Tom and I were talking the other day, and this was part of it –

  • “You wouldn’t believe part of the phone conversation I had with my father last night.”
  • “Why?  What happened?”
  • “Dad called, which was unusual, since I usually call him.  He wanted to know if I had one of the two University Dining Room chairs that he had bought some years ago.”
  • “Why would he think you had one of his chairs?”
  • “He said that he only has one of them, and  is wondering if somehow the service staff at the retirement center where he lives has thrown away the other one.”
  • “So, what did you tell him?  Have you been hiding something from him?  Seriously, what kind of answer did you give him?
  • “I told him that if he doesn’t have it, and my sister doesn’t have it, and I don’t have it,  then  there is nothing that can be done about it anyway.”
  • “That sounds pretty cold on your part.  How did he take your comment?”
  • “Simple.  He said, ‘But, it is my chair, and I want it!’”

Several days later, I told my wife about Tom’s father and the missing chair.  She made an interesting observation, which was par for the course.  She said that a similar thing occurs with her mother.  She can’t find something, and her immediate reaction is that ‘the cleaning person’ took it.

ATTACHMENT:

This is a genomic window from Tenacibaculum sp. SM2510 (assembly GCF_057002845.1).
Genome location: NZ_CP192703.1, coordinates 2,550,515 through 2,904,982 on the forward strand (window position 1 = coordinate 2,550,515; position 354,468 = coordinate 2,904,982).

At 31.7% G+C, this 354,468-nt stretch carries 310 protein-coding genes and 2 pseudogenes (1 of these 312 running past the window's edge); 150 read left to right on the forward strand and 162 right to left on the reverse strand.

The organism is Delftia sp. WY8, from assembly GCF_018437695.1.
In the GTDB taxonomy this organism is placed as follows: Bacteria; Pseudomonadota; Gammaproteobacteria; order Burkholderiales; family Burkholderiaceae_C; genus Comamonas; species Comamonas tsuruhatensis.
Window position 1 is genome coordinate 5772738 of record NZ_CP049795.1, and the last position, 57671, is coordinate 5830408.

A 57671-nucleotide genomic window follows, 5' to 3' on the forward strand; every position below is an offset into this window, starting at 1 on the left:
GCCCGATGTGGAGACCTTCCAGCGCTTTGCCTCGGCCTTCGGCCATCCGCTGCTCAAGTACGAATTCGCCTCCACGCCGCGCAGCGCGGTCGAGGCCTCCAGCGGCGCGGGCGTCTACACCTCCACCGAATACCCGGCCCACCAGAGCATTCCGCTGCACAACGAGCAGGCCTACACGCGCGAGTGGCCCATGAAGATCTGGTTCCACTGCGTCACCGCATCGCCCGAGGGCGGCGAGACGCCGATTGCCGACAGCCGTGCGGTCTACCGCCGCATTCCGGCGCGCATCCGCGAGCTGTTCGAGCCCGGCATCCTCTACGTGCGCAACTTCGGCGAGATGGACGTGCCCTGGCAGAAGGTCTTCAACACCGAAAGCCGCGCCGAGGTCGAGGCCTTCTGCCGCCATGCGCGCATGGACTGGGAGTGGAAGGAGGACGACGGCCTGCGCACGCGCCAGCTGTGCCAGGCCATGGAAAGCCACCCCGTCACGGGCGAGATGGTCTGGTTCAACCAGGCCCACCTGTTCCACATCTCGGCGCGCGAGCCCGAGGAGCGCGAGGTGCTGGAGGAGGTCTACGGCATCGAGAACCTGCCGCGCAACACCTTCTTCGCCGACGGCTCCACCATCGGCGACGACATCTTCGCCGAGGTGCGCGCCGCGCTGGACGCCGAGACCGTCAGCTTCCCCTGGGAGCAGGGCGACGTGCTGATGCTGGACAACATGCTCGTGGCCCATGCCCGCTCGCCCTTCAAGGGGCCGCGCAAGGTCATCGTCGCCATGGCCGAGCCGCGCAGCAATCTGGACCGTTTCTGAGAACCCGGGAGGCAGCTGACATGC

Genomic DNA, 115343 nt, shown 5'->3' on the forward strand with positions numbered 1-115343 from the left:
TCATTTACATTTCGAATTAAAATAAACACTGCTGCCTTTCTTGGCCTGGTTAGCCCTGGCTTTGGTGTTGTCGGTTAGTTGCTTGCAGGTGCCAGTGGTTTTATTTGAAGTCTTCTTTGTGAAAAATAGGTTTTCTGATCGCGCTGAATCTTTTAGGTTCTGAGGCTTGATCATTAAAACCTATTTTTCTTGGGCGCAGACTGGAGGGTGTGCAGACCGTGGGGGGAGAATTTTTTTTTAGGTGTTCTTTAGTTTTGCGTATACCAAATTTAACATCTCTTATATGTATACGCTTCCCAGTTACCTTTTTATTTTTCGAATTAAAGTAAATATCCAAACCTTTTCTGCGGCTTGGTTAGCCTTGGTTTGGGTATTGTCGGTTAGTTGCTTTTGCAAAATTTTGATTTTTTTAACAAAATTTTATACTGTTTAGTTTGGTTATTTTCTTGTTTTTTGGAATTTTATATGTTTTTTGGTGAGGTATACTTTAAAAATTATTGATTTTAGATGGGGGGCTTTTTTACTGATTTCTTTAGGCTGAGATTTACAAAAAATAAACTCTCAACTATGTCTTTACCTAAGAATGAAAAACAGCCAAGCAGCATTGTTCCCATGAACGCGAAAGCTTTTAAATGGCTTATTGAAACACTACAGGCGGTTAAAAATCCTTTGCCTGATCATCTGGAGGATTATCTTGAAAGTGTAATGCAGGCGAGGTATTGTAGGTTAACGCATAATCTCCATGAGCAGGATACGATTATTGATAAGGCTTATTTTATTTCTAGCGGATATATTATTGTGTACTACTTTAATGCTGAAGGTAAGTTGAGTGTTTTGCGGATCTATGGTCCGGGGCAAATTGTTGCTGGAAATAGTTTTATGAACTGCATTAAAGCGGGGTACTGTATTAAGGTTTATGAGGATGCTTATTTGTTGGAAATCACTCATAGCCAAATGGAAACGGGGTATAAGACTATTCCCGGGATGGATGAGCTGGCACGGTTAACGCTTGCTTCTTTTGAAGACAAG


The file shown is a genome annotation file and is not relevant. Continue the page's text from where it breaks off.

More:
As we compared notes, we agreed that our parents are, as time goes by, living in a smaller and smaller world.  Things that 15 years ago would have been too small to be important are now taking on key places in their universe.  Although these items don’t deserve their newly attributed importance, a shrinking world has skewed the perspective of what is important and what is trivial.

I continue to ponder that issue.  I trust that I can keep a view of a world that is big.  If I don’t, small things will take on a character they neither really have nor deserve.  When the “big picture” gets lost, so do I!!  Have you ever thought that one of the consequences of God never aging is that He never loses perspective???